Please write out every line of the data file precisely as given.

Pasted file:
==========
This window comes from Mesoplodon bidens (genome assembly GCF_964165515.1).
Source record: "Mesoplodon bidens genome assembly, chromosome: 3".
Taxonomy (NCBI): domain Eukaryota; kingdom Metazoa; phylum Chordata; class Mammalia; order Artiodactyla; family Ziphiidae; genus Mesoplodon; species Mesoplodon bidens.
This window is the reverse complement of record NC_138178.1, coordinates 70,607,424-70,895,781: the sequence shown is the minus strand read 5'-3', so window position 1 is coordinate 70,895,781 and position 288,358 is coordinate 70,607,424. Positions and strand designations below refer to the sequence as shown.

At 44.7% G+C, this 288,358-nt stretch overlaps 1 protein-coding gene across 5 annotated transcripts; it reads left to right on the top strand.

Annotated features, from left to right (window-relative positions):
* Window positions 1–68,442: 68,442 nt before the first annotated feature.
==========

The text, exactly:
This window comes from Mesoplodon bidens (genome assembly GCF_964165515.1).
Source record: "Mesoplodon bidens genome assembly, chromosome: 3".
Taxonomy (NCBI): domain Eukaryota; kingdom Metazoa; phylum Chordata; class Mammalia; order Artiodactyla; family Ziphiidae; genus Mesoplodon; species Mesoplodon bidens.
This window is the reverse complement of record NC_138178.1, coordinates 70,607,424-70,895,781: the sequence shown is the minus strand read 5'-3', so window position 1 is coordinate 70,895,781 and position 288,358 is coordinate 70,607,424. Positions and strand designations below refer to the sequence as shown.

At 44.7% G+C, this 288,358-nt stretch overlaps 1 protein-coding gene across 5 annotated transcripts; it reads left to right on the top strand.

Annotated features, from left to right (window-relative positions):
* Window positions 1–68,442: 68,442 nt before the first annotated feature.